Furthermore, the submarines were to carry infected Japanese personnel who would land on U.S. soil. These soldiers, acting as human bio-weapons, would further disseminate the plague, accelerating the outbreak.
The Seiran aircraft, specifically designed for submarine deployment, were crucial for the plan. Compact yet capable, these aircraft provided Japan with the means to strike the U.S. mainland from the relative safety of the sea. A fleet of nine I-400 submarines was prepared for the mission, each carrying three Seiran aircraft.
Choosing a Suitable Target
The selection of suitable targets was a crucial aspect of Operation PX. San Diego and San Francisco were chosen as the main targets. Both cities had significant strategic and symbolic value, and their coastal locations made them easier to reach for the submarine fleet.
San Francisco, with its bustling harbor and large population, was an attractive target for the operation. The aim was to spread the disease rapidly in densely populated areas, causing widespread death and terror, and disrupting the U.S. war effort.
San Diego, home to a significant U.S. naval presence, was another prime target. A successful biological attack here would severely impair the American Pacific Fleet, slowing down or potentially halting naval operations in the Pacific theater.
Why was Operation PX Cancelled?
Despite meticulous planning and preparation, Operation PX was ultimately cancelled. The major opposition came from Chief of General Staff Yoshijirō Umezu, who was deeply opposed to the operation’s ethical implications.
Umezu, a high-ranking military officer, believed that the use of biological weapons was a war crime. He argued that if Japan initiated such an attack, it would lead to harsh retaliation from the Allies and further isolation of Japan in the international community.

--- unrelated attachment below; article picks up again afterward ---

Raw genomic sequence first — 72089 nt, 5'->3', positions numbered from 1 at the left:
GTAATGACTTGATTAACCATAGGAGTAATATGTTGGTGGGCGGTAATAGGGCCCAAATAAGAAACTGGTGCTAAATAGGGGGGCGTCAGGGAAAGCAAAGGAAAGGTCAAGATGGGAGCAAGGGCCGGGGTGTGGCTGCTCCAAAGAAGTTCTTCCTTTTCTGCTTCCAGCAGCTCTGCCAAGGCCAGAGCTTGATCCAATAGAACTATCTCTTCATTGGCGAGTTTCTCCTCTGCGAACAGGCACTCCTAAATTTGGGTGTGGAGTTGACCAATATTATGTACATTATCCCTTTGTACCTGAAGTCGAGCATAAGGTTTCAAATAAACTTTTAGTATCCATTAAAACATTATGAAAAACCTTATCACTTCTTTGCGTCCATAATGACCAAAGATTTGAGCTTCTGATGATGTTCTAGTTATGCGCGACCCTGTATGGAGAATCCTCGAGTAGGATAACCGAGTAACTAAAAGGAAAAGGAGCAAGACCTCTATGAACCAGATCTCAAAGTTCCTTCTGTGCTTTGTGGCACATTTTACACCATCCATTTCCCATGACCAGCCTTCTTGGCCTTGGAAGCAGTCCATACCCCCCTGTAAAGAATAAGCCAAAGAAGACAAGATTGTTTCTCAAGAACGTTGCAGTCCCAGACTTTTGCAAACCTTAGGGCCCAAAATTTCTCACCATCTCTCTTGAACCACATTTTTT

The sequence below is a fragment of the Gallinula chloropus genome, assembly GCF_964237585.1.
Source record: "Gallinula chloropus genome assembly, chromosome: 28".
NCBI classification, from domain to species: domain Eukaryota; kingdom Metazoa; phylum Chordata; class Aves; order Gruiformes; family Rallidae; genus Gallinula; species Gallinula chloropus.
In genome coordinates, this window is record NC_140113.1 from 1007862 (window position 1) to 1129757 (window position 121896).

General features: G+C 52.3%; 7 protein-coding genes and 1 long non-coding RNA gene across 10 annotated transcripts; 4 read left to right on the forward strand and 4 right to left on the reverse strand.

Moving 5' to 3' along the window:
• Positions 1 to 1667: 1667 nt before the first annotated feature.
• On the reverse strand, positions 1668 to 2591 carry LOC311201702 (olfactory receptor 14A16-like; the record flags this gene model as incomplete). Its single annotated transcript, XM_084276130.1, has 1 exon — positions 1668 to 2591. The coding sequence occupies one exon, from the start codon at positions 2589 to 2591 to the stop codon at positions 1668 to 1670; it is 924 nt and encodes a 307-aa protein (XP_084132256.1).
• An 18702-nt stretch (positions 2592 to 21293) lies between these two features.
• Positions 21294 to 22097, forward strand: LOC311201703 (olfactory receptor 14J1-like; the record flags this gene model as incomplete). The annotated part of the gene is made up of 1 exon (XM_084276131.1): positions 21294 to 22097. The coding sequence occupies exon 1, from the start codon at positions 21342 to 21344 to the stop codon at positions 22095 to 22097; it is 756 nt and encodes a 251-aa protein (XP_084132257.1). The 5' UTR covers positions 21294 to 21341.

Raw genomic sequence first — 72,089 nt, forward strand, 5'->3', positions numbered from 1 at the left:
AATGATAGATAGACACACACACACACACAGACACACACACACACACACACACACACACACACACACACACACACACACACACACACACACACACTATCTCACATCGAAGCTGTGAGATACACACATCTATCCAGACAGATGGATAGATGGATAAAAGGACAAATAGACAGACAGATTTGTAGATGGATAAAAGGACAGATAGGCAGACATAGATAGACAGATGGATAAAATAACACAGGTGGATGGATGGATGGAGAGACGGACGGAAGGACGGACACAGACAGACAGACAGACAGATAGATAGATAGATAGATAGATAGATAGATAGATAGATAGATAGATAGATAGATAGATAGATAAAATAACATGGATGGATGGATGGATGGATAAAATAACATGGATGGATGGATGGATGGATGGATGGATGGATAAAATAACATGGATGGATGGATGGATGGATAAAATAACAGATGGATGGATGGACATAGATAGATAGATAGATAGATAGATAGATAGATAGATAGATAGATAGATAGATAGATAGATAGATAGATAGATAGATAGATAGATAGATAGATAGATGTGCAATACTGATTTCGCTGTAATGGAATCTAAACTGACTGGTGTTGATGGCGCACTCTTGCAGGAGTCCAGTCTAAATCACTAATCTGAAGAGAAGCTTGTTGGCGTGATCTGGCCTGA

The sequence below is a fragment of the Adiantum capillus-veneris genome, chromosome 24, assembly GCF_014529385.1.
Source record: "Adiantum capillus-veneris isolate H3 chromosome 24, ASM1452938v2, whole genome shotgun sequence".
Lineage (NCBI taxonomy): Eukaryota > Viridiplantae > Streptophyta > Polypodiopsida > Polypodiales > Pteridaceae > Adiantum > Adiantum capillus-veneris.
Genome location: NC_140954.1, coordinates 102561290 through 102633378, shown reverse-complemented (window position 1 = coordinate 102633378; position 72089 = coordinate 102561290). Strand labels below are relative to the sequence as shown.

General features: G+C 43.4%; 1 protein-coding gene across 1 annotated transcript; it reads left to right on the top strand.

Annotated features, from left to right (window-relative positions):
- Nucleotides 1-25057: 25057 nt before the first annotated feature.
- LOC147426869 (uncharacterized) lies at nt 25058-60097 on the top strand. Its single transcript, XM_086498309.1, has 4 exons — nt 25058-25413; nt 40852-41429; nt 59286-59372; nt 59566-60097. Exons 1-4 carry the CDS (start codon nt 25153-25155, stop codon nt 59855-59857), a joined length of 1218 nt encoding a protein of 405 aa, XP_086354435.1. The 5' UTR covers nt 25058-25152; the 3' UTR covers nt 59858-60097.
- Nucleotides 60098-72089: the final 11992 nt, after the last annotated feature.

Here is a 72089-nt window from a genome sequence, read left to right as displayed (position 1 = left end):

Moreover, there were practical considerations as well. The success of the operation was far from guaranteed, and it would require significant resources, including the use of Japan’s limited number of long-range submarines. These resources could be used more effectively in defending the homeland.
Furthermore, there was an understanding within the military leadership that Japan’s position was already precarious. There was little confidence that Operation PX could turn the tide of the war, making it an unnecessary risk. These considerations led to the eventual cancellation of the operation.
Learning of Operation PX
For decades after the end of World War II, Operation PX remained a closely guarded secret. It wasn’t until 1977, when Eno Yoshio, a former military officer and participant in the operation’s planning, disclosed the operation during an interview with the Japanese newspaper Sankei.
Yoshio chose to wait for over thirty years before revealing the plan’s existence. His reasons for the delay were multifaceted. He was wary of the damage the revelation could inflict on Japan’s post-war reputation. Additionally, the Japanese government had a policy of keeping war crimes classified, and it was only in the 1970s when Japan began acknowledging and dealing with its war past more openly.
The disclosure of Operation PX has since ignited significant historical interest, leading to further research and investigation into Japan’s wartime activities. Today, it stands as a chilling reminder of the extreme lengths to which nations were willing to go in their pursuit of victory during the Second World War.